Finally, one of the really good things about grooming for corporate is that you have a lot of opportunities to practice. Most people don't expect a perfect groom from a corporate salon. We don't get a whole lot of breed cuts but we can occasionally talk an owner into something besides a #5 all over and we can learn from that. If the owner hates it, my corporation will give them what they want to make them happy and someone better than me can probably give them a cut they will be happy with. So far, I haven't had this happen (I think!) but if it does, at least I'm not ruining the hard earned reputation of some person's salon which is their baby and livelihood.

        I hope this helps. I've tried to be brutally honest. I really do love my salon for the most part. I have pretty great coworkers and our clients are really amazing (mostly!). Working at a corp salon has given me the courage and ability to pursue this dream of mine while letting me earn a reasonable income as well. All in all, it's a generally good deal for us baby groomers and many people develop into fine groomers in corporate salons.

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        • #5
          I've been in corporate for 8 years, and I have very few qualms about it. I don't feel like any job will be *perfect*, but my job is my job, and my grooming reputation is all me, so I just do it.

          For me, there are lots of Pros:
          -Benefits. I have medical, dental, physio & massage allowance, a company that matches 100% of my pension deposits, etc, etc. Benefits, benefits. I currently have 23 paid vacation days per year, paid sick days (never used them), and banked unpaid vacation if I ever had to take it.
          -Guaranteed salary. If there are slow days, I still get paid. Mind you, I've never made below the minimum in commissions forcing me to take home hourly pay, but it's there, just in case.
          -All the other perks of being an employee and not an owner (overhead costs, liability insurance, etc)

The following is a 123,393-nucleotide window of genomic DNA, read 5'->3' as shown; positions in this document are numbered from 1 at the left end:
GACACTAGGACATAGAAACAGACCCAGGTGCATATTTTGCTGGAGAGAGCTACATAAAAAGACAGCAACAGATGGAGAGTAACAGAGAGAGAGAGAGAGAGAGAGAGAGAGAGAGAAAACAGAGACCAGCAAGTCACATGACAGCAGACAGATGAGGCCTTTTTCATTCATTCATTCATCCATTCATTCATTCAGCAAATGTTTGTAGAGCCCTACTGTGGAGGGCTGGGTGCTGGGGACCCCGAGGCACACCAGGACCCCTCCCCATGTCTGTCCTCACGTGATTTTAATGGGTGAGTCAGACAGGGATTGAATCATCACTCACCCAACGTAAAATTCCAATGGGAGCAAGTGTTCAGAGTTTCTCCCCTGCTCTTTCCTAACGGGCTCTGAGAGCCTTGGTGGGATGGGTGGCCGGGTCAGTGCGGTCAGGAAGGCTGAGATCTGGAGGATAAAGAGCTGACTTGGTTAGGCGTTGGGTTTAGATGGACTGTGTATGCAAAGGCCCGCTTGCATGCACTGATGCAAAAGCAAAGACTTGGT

Actual grooming pros:
          -Fixtures! All my HV dryers are Metro Master Blasters and K9 II or K9III! I have Oster stand dryers, and carpet dryer type cage dryers if I so choose to use them. I have Shor-Line tables and Shor-line kennels. I have a recirc system and if anything isn't working, I call a number and people fix it for me.
          -Lots of experience, lots of different kinds of dogs. We have all kinds of different kinds and all kinds of breeds. Lots of different types and people.
          -Being inside retail is easy to steal customers.

          The only major negative for me is policies that I may not agree with. Policies are generally company wide (thousands of stores) with zero tolerance. So a customer asks why this policy is and you just have to grin and bear it. Retail customers also tend to be annoying about trying to get things for free, but I don't know if that is specific to being in the retail setting, or if customers are just like that.

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          • #6
            Oh, another negative for me is the corporate stigma.

            It isn't the fault of the corporation that it exists, but clients and potential clients tend to judge me hard since I work for a corporate salon.

            Mind you, our salon is great. We are awesome, plain and simple. Our customers love us, a majority of our clientele have a specific groomer that they request. We are always busy.

            A regular 6-8 wk customer once told me how happy she was with my service, and when I was not in one day, she was equally happy with the work that one of my co-workers did and stood raving about us. She continued to say "No, really, you guys are the best. I've even tried REAL groomers, and they aren't nearly as great as you guys. BYESEEYOUNEXTTIME" and left. It clearly didn't dawn at her that calling us "fake groomers" was offensive. But it happens all the time. I have a good reputation, and my shop has a good reputation, but a lot of the time you have to work yourself out of a negative stigma.

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            • #7
              In my experience the petsomethings policies eliminate the possibility to do good work. if you can find a shop that does reasonable hourly and has benefits thats the way to go but corporate is in a downward spiral

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              • #8
                Agree with what was said - every salon is different. If you can find one with experienced groomers and reasonable salon and store managers, that would be great. I know of salons that have really good groomers that were there for 10+ years, and then there are salons that have very high turnaround, almost nobody stays longer than 6 months. Where I was, right before I left they were cutting hours so much, most of the days there was only one person in the salon - not much of an opportunity to learn from others!
                Also, not all customers are shavedowns, some come on regular basis (every 2-4-6 weeks) and get longer/scissored cuts.
                Dragynwing and Moo gave very good analysis of what's going on in corporate salons.
                I value my time at PetSomething, I gained some experience there, especially in dealing with clients, but I like working for myself. I do miss insurance provided by the corporate the most, though.